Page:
Lise taught us basic knife skills and everything we needed to know to successfully pull off the meal including making pastry dough, all the sauces, and the sides to accompany our proteins. 

My big accomplishments, besides cutting a lot of vegetables and figs, were to whisk all the ingredients for the tart filling – and whisk I did until I thought my arm would fall off, make the leek ragout, and stir the mussels so that the cream sauce infused into each of them.  Lise also taught us how to open and clean scallops.  It was labor intensive, but the results were succulent. 

In the end, we ate what we prepared. The entire meal was fabulous.  I had so much fun during the cooking class, more fun that I thought I would. Thank you, Rod, for making the arrangements.

At the end of the class, Lise told us about E. Dehillerin, Julia Child’s favorite cooking store, which offered students a discount.  Four of the five of our group (Dave didn’t come) decided to take a stroll to the store.  It had such an incredible array of cooking utensils and vessels – some of the largest pots, pans, and whisks I’ve ever seen. We didn’t buy anything, but Rod has his eye on a large lasagna pan and has already downloaded the catalog.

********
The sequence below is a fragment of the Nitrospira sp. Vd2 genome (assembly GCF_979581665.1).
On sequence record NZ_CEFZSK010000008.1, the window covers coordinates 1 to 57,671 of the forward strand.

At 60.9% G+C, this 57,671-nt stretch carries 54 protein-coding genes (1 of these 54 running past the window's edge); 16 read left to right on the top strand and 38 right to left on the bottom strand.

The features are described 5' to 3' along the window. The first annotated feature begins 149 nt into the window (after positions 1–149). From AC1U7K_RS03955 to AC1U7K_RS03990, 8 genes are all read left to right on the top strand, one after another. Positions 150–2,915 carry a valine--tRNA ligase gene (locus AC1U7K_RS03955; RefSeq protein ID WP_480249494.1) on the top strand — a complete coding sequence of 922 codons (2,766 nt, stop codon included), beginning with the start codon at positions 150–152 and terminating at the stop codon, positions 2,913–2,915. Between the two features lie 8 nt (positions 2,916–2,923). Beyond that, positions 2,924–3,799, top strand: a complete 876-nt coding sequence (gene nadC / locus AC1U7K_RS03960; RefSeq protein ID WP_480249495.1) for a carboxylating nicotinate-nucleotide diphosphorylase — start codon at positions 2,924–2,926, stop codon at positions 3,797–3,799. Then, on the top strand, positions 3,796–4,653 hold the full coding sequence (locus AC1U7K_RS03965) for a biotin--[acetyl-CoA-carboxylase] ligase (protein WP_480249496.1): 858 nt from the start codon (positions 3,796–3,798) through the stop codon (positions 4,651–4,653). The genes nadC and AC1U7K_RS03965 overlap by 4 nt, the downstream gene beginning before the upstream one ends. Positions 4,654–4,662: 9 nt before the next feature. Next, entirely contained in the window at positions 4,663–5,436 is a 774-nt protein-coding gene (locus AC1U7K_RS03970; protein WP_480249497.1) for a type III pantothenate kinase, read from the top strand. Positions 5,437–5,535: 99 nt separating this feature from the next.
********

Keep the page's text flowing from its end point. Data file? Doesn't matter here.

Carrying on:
Outside the store, we bid farewell to Ryan who was meeting his girlfriend for their last afternoon in Paris before heading to Florence, Italy.  Lisa asked if we wanted to join her on a trip to the Musee D’Orsay.  Of course, I said yes. Rod wasn’t as excited. 

The women won out and off we went to the D’Orsay, one of the most beautiful museums I’ve visited in the recent past.  The collections of Greek and Roman statues were stunning, and I was over the moon about the collection of Impressionist and Post-Impressionist paintings.  When I can get an abundance of works by Monet, Cezanne, Renoir, Van Gogh, Degas, and others in one place, I am a very happy girl!  Words fail how awesome it was to see works of art so close you could touch them. Except, of course, for the pesky alarms that would likely sound if you got too close.

I could have stayed in the museum for hours and hours. We tapped out, however, after two hours so I didn’t burn through too much of Rod’s patience. He was already making an exception to his one museum per city rule.  At the very end, we walked out on the D’Orsay’s roof terrace to look out over Paris – stunning view.